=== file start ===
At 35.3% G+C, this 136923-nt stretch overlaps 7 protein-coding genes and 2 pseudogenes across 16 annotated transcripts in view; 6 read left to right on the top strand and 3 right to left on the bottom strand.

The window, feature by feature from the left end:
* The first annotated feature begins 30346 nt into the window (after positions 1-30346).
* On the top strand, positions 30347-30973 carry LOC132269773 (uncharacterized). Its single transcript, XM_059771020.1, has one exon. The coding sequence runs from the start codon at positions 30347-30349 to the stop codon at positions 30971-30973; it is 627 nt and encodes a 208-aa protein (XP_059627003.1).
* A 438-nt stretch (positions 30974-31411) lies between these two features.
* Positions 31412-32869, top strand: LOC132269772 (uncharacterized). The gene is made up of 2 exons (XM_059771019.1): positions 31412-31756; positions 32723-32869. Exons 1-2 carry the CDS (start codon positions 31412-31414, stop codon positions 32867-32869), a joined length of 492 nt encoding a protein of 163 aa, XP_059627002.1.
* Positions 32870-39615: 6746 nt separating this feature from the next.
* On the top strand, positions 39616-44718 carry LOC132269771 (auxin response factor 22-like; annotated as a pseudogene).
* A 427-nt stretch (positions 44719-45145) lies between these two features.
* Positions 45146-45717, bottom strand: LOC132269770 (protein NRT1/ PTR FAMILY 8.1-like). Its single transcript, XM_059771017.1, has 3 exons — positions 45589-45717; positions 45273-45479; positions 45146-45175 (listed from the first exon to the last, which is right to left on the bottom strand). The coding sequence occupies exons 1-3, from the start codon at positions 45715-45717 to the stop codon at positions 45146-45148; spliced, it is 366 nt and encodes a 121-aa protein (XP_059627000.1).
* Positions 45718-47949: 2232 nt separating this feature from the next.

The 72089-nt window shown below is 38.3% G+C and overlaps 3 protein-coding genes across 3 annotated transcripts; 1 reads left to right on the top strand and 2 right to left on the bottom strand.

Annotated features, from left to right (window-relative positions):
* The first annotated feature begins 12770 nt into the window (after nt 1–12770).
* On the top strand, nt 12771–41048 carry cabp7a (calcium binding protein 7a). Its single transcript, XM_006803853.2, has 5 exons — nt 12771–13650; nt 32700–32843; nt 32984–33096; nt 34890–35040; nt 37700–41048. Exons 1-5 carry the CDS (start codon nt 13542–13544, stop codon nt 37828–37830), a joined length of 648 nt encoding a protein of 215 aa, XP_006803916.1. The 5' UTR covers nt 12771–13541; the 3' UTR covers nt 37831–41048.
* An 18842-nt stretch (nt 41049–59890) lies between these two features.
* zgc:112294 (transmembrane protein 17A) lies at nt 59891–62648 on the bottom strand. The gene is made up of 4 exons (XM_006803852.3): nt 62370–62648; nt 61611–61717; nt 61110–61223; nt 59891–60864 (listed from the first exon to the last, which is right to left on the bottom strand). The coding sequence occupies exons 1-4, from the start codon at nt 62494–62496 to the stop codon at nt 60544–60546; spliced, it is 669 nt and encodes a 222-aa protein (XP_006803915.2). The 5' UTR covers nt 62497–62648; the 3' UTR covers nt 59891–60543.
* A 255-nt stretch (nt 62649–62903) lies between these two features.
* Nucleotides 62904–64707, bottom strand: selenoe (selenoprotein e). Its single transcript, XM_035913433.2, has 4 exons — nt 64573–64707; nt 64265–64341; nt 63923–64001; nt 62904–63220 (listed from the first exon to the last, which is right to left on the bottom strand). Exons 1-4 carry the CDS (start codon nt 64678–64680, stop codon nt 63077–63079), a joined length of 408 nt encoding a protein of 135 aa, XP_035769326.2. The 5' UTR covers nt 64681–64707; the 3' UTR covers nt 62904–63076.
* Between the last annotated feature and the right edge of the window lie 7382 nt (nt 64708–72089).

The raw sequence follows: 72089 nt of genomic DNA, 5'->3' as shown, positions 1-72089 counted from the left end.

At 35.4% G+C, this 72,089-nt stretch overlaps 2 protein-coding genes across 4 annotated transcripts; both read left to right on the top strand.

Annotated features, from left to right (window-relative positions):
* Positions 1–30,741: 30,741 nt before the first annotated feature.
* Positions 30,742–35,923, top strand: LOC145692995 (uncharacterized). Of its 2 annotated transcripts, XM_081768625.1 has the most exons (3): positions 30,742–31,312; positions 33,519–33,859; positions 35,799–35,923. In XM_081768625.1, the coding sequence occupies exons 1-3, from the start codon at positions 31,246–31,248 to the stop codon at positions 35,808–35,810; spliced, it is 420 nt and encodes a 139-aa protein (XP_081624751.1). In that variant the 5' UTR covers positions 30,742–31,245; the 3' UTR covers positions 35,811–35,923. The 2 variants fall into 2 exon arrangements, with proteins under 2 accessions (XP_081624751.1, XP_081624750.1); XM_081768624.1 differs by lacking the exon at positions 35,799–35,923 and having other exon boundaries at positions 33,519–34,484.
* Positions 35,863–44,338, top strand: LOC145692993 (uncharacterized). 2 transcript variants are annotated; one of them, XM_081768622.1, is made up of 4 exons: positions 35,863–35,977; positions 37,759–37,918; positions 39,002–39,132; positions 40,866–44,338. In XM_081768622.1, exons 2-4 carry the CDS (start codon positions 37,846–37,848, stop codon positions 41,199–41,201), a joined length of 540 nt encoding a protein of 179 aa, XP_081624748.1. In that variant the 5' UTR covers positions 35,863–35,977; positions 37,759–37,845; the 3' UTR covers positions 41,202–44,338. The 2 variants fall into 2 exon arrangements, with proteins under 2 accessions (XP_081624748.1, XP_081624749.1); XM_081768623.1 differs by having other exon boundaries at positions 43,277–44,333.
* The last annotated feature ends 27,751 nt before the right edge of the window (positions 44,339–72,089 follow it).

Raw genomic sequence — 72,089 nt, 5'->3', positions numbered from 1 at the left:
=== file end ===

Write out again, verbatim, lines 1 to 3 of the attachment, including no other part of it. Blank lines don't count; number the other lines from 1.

At 35.3% G+C, this 136923-nt stretch overlaps 7 protein-coding genes and 2 pseudogenes across 16 annotated transcripts in view; 6 read left to right on the top strand and 3 right to left on the bottom strand.

The window, feature by feature from the left end:
* The first annotated feature begins 30346 nt into the window (after positions 1-30346).